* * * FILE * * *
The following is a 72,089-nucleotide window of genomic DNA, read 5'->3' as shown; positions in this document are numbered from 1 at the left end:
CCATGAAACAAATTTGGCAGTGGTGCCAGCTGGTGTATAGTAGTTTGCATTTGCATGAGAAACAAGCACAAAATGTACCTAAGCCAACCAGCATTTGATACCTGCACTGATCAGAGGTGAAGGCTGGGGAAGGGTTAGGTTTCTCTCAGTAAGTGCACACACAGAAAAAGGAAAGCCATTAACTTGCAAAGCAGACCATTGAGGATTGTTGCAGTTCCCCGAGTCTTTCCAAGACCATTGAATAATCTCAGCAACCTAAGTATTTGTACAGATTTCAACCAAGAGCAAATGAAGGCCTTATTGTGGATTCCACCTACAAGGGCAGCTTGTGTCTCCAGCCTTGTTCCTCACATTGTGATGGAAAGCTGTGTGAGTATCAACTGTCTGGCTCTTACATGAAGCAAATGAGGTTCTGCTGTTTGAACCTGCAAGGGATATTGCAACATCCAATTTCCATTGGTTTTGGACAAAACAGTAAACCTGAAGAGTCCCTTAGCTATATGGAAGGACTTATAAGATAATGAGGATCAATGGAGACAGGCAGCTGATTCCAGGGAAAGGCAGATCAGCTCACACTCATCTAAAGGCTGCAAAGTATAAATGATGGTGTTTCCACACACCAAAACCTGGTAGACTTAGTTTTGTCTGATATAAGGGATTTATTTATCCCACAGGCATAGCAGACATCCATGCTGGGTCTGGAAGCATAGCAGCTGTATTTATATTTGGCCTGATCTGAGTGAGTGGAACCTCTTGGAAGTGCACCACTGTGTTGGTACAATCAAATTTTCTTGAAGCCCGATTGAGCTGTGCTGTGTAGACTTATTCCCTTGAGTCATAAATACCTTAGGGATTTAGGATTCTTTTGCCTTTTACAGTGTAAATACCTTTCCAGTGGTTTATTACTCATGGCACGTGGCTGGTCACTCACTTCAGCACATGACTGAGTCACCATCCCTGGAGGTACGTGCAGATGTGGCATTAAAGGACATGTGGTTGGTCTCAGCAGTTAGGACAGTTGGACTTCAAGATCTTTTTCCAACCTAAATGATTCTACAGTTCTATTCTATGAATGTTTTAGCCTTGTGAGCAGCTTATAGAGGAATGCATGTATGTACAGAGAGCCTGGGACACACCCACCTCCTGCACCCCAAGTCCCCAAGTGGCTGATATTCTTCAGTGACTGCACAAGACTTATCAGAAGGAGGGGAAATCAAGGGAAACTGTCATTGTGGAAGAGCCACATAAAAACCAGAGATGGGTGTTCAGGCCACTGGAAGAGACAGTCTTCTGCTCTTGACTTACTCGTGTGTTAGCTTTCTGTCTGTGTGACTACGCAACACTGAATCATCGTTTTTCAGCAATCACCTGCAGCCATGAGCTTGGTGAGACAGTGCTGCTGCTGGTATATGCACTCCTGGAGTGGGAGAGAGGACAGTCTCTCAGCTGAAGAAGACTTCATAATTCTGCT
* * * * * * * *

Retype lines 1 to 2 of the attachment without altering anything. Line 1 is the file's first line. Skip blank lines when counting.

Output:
The following is a 72,089-nucleotide window of genomic DNA, read 5'->3' as shown; positions in this document are numbered from 1 at the left end:
CCATGAAACAAATTTGGCAGTGGTGCCAGCTGGTGTATAGTAGTTTGCATTTGCATGAGAAACAAGCACAAAATGTACCTAAGCCAACCAGCATTTGATACCTGCACTGATCAGAGGTGAAGGCTGGGGAAGGGTTAGGTTTCTCTCAGTAAGTGCACACACAGAAAAAGGAAAGCCATTAACTTGCAAAGCAGACCATTGAGGATTGTTGCAGTTCCCCGAGTCTTTCCAAGACCATTGAATAATCTCAGCAACCTAAGTATTTGTACAGATTTCAACCAAGAGCAAATGAAGGCCTTATTGTGGATTCCACCTACAAGGGCAGCTTGTGTCTCCAGCCTTGTTCCTCACATTGTGATGGAAAGCTGTGTGAGTATCAACTGTCTGGCTCTTACATGAAGCAAATGAGGTTCTGCTGTTTGAACCTGCAAGGGATATTGCAACATCCAATTTCCATTGGTTTTGGACAAAACAGTAAACCTGAAGAGTCCCTTAGCTATATGGAAGGACTTATAAGATAATGAGGATCAATGGAGACAGGCAGCTGATTCCAGGGAAAGGCAGATCAGCTCACACTCATCTAAAGGCTGCAAAGTATAAATGATGGTGTTTCCACACACCAAAACCTGGTAGACTTAGTTTTGTCTGATATAAGGGATTTATTTATCCCACAGGCATAGCAGACATCCATGCTGGGTCTGGAAGCATAGCAGCTGTATTTATATTTGGCCTGATCTGAGTGAGTGGAACCTCTTGGAAGTGCACCACTGTGTTGGTACAATCAAATTTTCTTGAAGCCCGATTGAGCTGTGCTGTGTAGACTTATTCCCTTGAGTCATAAATACCTTAGGGATTTAGGATTCTTTTGCCTTTTACAGTGTAAATACCTTTCCAGTGGTTTATTACTCATGGCACGTGGCTGGTCACTCACTTCAGCACATGACTGAGTCACCATCCCTGGAGGTACGTGCAGATGTGGCATTAAAGGACATGTGGTTGGTCTCAGCAGTTAGGACAGTTGGACTTCAAGATCTTTTTCCAACCTAAATGATTCTACAGTTCTATTCTATGAATGTTTTAGCCTTGTGAGCAGCTTATAGAGGAATGCATGTATGTACAGAGAGCCTGGGACACACCCACCTCCTGCACCCCAAGTCCCCAAGTGGCTGATATTCTTCAGTGACTGCACAAGACTTATCAGAAGGAGGGGAAATCAAGGGAAACTGTCATTGTGGAAGAGCCACATAAAAACCAGAGATGGGTGTTCAGGCCACTGGAAGAGACAGTCTTCTGCTCTTGACTTACTCGTGTGTTAGCTTTCTGTCTGTGTGACTACGCAACACTGAATCATCGTTTTTCAGCAATCACCTGCAGCCATGAGCTTGGTGAGACAGTGCTGCTGCTGGTATATGCACTCCTGGAGTGGGAGAGAGGACAGTCTCTCAGCTGAAGAAGACTTCATAATTCTGCT